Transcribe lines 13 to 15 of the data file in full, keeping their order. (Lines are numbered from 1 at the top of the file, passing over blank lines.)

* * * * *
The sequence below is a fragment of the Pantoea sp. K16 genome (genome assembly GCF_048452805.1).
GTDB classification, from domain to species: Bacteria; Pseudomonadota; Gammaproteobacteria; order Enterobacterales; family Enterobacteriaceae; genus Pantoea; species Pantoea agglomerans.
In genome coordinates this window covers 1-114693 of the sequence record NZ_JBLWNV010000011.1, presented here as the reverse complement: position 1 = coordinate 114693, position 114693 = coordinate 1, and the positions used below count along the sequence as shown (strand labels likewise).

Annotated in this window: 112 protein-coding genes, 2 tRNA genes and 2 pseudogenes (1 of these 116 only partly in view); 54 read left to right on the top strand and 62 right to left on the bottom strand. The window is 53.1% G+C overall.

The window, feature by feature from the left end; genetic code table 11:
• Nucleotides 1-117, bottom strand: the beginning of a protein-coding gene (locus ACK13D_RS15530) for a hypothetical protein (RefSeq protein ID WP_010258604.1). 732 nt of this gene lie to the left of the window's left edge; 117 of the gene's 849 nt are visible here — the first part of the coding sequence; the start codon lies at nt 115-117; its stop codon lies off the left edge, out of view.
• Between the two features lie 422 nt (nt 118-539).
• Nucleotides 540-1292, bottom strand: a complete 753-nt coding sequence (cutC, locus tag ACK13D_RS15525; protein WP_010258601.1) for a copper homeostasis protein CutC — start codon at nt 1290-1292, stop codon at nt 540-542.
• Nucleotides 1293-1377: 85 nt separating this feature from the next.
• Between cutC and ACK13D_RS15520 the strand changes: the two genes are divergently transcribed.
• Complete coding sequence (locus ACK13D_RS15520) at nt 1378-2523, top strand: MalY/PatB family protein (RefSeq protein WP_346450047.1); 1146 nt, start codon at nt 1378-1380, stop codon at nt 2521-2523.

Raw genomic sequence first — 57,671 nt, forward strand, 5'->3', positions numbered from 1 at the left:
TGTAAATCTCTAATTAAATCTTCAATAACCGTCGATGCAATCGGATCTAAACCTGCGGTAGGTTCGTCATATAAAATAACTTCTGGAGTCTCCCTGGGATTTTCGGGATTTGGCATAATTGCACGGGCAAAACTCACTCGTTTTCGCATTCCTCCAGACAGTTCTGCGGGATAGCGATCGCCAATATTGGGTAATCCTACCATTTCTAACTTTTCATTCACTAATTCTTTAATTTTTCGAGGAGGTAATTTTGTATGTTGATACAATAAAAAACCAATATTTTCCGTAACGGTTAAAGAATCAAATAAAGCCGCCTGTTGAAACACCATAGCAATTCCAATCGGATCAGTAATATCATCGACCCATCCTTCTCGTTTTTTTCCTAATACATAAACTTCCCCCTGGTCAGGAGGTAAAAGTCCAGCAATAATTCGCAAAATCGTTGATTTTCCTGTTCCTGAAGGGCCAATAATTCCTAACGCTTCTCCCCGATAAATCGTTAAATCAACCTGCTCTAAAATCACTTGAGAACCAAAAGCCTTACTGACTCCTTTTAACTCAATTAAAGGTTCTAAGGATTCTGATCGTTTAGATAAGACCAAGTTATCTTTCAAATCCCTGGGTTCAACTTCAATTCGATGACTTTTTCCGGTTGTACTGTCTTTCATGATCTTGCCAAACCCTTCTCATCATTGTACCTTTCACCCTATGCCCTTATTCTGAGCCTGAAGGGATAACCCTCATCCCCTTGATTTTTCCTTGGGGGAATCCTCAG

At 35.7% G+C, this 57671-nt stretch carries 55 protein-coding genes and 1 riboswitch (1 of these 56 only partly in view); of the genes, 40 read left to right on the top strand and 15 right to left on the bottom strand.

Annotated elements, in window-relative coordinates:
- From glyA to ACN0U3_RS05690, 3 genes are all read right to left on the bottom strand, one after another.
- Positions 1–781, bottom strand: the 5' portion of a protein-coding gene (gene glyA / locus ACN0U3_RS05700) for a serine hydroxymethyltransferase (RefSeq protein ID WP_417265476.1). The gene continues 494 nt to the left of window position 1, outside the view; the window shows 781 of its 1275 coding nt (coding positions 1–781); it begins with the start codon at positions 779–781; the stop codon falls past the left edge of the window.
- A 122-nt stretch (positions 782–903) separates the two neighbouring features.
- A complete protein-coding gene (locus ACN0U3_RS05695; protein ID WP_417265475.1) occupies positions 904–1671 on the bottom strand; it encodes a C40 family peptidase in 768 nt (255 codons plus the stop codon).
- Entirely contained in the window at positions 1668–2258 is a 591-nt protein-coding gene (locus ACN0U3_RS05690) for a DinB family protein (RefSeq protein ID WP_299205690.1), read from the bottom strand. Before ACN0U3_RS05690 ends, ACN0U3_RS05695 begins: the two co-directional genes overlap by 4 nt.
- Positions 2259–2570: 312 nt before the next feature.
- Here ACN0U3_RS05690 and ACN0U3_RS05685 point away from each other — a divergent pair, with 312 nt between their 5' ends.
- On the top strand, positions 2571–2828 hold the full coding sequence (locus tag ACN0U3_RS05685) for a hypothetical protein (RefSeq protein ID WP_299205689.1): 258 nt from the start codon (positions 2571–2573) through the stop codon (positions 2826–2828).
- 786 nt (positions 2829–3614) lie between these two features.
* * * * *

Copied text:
TGTAAATCTCTAATTAAATCTTCAATAACCGTCGATGCAATCGGATCTAAACCTGCGGTAGGTTCGTCATATAAAATAACTTCTGGAGTCTCCCTGGGATTTTCGGGATTTGGCATAATTGCACGGGCAAAACTCACTCGTTTTCGCATTCCTCCAGACAGTTCTGCGGGATAGCGATCGCCAATATTGGGTAATCCTACCATTTCTAACTTTTCATTCACTAATTCTTTAATTTTTCGAGGAGGTAATTTTGTATGTTGATACAATAAAAAACCAATATTTTCCGTAACGGTTAAAGAATCAAATAAAGCCGCCTGTTGAAACACCATAGCAATTCCAATCGGATCAGTAATATCATCGACCCATCCTTCTCGTTTTTTTCCTAATACATAAACTTCCCCCTGGTCAGGAGGTAAAAGTCCAGCAATAATTCGCAAAATCGTTGATTTTCCTGTTCCTGAAGGGCCAATAATTCCTAACGCTTCTCCCCGATAAATCGTTAAATCAACCTGCTCTAAAATCACTTGAGAACCAAAAGCCTTACTGACTCCTTTTAACTCAATTAAAGGTTCTAAGGATTCTGATCGTTTAGATAAGACCAAGTTATCTTTCAAATCCCTGGGTTCAACTTCAATTCGATGACTTTTTCCGGTTGTACTGTCTTTCATGATCTTGCCAAACCCTTCTCATCATTGTACCTTTCACCCTATGCCCTTATTCTGAGCCTGAAGGGATAACCCTCATCCCCTTGATTTTTCCTTGGGGGAATCCTCAG

At 35.7% G+C, this 57671-nt stretch carries 55 protein-coding genes and 1 riboswitch (1 of these 56 only partly in view); of the genes, 40 read left to right on the top strand and 15 right to left on the bottom strand.

Annotated elements, in window-relative coordinates: